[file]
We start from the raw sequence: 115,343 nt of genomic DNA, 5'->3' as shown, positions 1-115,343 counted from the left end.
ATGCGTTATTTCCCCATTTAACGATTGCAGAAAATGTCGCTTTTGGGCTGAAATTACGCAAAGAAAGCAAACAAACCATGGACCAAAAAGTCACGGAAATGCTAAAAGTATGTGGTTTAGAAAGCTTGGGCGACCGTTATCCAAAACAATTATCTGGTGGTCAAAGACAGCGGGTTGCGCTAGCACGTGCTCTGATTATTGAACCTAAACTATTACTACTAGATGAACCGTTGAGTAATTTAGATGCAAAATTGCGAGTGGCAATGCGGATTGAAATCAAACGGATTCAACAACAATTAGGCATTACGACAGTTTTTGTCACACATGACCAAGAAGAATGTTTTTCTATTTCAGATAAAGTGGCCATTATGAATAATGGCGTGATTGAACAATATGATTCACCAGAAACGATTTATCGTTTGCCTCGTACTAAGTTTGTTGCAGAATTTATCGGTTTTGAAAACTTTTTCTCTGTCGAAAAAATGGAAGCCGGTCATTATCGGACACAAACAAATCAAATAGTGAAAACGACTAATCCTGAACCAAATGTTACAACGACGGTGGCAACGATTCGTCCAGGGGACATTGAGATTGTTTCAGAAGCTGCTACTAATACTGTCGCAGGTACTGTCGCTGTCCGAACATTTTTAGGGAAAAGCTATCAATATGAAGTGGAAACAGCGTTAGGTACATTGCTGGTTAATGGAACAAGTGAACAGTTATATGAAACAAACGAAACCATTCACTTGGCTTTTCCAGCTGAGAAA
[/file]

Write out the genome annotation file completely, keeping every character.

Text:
We start from the raw sequence: 115,343 nt of genomic DNA, 5'->3' as shown, positions 1-115,343 counted from the left end.
ATGCGTTATTTCCCCATTTAACGATTGCAGAAAATGTCGCTTTTGGGCTGAAATTACGCAAAGAAAGCAAACAAACCATGGACCAAAAAGTCACGGAAATGCTAAAAGTATGTGGTTTAGAAAGCTTGGGCGACCGTTATCCAAAACAATTATCTGGTGGTCAAAGACAGCGGGTTGCGCTAGCACGTGCTCTGATTATTGAACCTAAACTATTACTACTAGATGAACCGTTGAGTAATTTAGATGCAAAATTGCGAGTGGCAATGCGGATTGAAATCAAACGGATTCAACAACAATTAGGCATTACGACAGTTTTTGTCACACATGACCAAGAAGAATGTTTTTCTATTTCAGATAAAGTGGCCATTATGAATAATGGCGTGATTGAACAATATGATTCACCAGAAACGATTTATCGTTTGCCTCGTACTAAGTTTGTTGCAGAATTTATCGGTTTTGAAAACTTTTTCTCTGTCGAAAAAATGGAAGCCGGTCATTATCGGACACAAACAAATCAAATAGTGAAAACGACTAATCCTGAACCAAATGTTACAACGACGGTGGCAACGATTCGTCCAGGGGACATTGAGATTGTTTCAGAAGCTGCTACTAATACTGTCGCAGGTACTGTCGCTGTCCGAACATTTTTAGGGAAAAGCTATCAATATGAAGTGGAAACAGCGTTAGGTACATTGCTGGTTAATGGAACAAGTGAACAGTTATATGAAACAAACGAAACCATTCACTTGGCTTTTCCAGCTGAGAAA